The city of Sheboygan has invested heavily in the South Pier District and Blue Harbor. The district lies on a peninsula once used for coal and salt storage by the C. Reiss Coal Co. After the company ceased operations there and the property sat vacant for years, the city acquired the site for $1.8 million from Wichita, Kan.-based Koch Industries Inc. The city spent about $10 million to install infrastructure on the property and provided $8 million and a $4 million loan for the development of the $54 million Blue Harbor development.

Great Wolf executives have given no indication that they plan to close Blue Harbor.

“We’ve got groups on the books for a year out,” Schaefer said. “Clearly, it doesn’t help anybody (to close the resort). That is not an option at all.”

“I can’t imagine them shutting their doors and walking away,’ Enders said. “They are meeting their obligations to us.”

Blue Harbor is not the only business to struggle in the South Pier District. The second biggest development in the district, the 38,000-square-foot indoor sports and recreation complex called Triple Play Fun Zone, opened in 2006. Later re-named The Fieldhouse, it closed in December of 2008 and remains vacant. The building is owned by Sheboygan-based Community Bank & Trust, which took it back from the previous owner. The bank has hired Brookfield-based NAI MLG Commercial to market the property. NAI MLG Commercial’s web site has a list price for the property of $1.25 million.

Some other businesses such as the Islander Café, How Divine (a women’s clothing and accessories store) and a floral shop have closed or re-located from the South Pier District.

The South Pier District has been successful in attracting visitors, especially during warm weather months, but has struggled to attract customers year-round and during the week. It has especially struggled to attract local residents to patronize businesses there. A greater number and variety of stores is needed to attract more local residents to shop in the South Pier District, Enders said.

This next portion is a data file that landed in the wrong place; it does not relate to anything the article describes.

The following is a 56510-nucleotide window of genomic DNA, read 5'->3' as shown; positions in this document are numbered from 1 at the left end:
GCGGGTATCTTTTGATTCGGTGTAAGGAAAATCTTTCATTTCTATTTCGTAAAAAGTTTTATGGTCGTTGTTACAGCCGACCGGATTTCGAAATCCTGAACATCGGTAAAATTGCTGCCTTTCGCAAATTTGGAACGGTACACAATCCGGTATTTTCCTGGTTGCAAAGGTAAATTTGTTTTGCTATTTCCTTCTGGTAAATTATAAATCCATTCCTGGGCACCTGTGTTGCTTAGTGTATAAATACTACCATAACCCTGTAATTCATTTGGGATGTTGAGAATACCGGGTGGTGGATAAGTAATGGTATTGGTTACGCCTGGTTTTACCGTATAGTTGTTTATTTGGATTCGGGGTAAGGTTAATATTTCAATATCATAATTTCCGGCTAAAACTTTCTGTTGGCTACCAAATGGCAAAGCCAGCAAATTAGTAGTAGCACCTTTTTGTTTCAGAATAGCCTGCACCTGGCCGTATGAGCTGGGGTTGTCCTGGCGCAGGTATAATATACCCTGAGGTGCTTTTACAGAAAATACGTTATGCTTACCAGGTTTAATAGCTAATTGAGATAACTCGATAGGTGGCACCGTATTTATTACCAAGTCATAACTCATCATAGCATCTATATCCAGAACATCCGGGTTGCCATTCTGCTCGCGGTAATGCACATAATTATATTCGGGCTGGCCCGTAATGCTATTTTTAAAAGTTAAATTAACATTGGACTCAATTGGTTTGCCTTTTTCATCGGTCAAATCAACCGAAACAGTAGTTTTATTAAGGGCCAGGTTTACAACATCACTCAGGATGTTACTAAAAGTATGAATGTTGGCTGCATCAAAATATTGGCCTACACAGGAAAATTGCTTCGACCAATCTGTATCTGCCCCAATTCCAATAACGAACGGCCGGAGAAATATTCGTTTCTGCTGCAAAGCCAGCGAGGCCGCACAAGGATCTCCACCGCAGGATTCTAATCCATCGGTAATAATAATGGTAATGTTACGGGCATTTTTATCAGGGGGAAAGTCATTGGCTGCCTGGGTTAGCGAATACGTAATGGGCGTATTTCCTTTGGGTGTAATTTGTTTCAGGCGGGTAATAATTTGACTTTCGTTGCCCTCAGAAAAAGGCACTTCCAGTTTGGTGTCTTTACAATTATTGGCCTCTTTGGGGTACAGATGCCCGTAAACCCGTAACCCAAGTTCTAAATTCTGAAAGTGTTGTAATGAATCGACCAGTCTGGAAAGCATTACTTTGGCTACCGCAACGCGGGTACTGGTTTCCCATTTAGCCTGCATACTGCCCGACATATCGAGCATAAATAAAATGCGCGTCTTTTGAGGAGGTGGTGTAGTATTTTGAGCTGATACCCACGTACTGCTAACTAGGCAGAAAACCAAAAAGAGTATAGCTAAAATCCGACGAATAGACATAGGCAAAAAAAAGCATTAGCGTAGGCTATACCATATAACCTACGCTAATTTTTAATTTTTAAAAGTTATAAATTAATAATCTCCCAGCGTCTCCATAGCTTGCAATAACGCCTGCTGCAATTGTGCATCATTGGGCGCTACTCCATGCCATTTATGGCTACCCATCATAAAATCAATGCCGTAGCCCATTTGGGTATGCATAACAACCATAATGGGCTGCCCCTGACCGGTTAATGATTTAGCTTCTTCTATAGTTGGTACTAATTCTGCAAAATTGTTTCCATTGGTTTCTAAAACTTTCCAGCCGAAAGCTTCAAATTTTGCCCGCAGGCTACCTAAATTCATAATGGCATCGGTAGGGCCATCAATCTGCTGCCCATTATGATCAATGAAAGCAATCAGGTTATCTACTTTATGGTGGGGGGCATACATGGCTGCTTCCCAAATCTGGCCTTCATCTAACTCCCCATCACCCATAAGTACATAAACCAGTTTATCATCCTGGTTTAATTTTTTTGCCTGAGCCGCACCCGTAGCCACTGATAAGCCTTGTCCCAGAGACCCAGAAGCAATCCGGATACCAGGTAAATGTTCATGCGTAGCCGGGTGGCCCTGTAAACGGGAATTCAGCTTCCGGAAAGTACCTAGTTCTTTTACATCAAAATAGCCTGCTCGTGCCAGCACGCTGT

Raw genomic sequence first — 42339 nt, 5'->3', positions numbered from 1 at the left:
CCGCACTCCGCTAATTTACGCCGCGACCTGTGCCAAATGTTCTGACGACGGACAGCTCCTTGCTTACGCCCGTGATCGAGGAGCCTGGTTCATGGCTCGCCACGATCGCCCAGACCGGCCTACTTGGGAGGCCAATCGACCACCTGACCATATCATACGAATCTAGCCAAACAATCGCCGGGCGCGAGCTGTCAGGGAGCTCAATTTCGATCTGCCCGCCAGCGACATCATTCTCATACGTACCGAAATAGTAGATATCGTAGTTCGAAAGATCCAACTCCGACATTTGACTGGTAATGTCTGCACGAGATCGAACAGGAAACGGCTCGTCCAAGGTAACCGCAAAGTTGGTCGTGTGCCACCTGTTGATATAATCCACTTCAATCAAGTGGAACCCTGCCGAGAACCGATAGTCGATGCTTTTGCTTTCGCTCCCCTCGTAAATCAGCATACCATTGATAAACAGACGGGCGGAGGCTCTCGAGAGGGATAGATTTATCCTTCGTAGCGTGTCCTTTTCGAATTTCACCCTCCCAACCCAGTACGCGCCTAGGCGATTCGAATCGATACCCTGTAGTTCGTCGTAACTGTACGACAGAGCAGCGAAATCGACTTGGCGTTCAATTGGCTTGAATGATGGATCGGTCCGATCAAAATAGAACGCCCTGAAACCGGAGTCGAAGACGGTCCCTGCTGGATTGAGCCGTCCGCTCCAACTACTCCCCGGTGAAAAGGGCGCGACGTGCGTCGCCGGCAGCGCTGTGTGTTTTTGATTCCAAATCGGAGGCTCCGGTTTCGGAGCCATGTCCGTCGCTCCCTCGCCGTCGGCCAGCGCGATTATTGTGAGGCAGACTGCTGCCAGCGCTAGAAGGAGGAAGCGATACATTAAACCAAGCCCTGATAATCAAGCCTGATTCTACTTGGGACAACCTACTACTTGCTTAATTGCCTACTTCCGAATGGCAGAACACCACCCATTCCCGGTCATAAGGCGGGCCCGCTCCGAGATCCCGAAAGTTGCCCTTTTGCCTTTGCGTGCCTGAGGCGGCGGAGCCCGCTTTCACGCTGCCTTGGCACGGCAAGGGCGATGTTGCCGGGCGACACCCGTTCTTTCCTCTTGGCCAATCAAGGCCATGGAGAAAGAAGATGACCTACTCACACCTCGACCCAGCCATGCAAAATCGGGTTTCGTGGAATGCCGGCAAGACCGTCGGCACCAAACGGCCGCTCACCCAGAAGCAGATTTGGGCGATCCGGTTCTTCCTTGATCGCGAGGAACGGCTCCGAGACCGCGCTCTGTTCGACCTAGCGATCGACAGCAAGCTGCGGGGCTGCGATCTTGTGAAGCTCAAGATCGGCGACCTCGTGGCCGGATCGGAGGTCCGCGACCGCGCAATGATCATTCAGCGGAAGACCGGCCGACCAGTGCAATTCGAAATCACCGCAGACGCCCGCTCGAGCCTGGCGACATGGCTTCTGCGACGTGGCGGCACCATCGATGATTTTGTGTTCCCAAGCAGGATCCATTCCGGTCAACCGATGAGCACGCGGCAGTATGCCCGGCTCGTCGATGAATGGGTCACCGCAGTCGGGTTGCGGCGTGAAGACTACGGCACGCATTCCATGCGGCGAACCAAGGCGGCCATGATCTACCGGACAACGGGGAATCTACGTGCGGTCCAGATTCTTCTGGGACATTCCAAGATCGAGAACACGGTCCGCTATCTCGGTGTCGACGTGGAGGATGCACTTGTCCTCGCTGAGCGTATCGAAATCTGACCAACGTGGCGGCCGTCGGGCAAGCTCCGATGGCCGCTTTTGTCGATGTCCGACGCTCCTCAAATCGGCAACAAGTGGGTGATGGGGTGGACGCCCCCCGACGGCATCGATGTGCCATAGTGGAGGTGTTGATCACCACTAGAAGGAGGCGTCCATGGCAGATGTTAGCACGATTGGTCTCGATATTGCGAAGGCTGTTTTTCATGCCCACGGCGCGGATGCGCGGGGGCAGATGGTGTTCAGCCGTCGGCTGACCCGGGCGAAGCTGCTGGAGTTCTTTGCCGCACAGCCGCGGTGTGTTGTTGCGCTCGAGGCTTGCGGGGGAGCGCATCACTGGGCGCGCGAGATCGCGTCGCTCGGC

“In order for the district to be successful, we need to get locals to visit the shops and restaurants,” she said.

Despite those challenges, the South Pier District’s lakefront and riverfront setting remain attractive to some.

One developer, Robert Moeller, and his three sons are working on three projects in the district. Those projects include an Italian restaurant, which is under construction and is expected to open in the spring, a miniature golf course (expected to open by Memorial Day) and an ice cream parlor, which would be located in a vacant space in an existing building owned by Moeller.

“I think the Moeller developments will spark some renewed interest (in the South Pier District),” Enders said.

The recession has hampered business and development of the South Pier District, but the 42-acre site’s full development was always expected to take several years, Enders said. The successful redevelopment project that created the shanty village riverfront shops located on the other side of the Sheboygan River from the South Pier District started in the 1980s and took several years to take hold, she said.

“That didn’t happen overnight. It was a long process,” Enders said. “(The South Pier District) is still a relatively new development. It’s obviously a gorgeous piece of property.”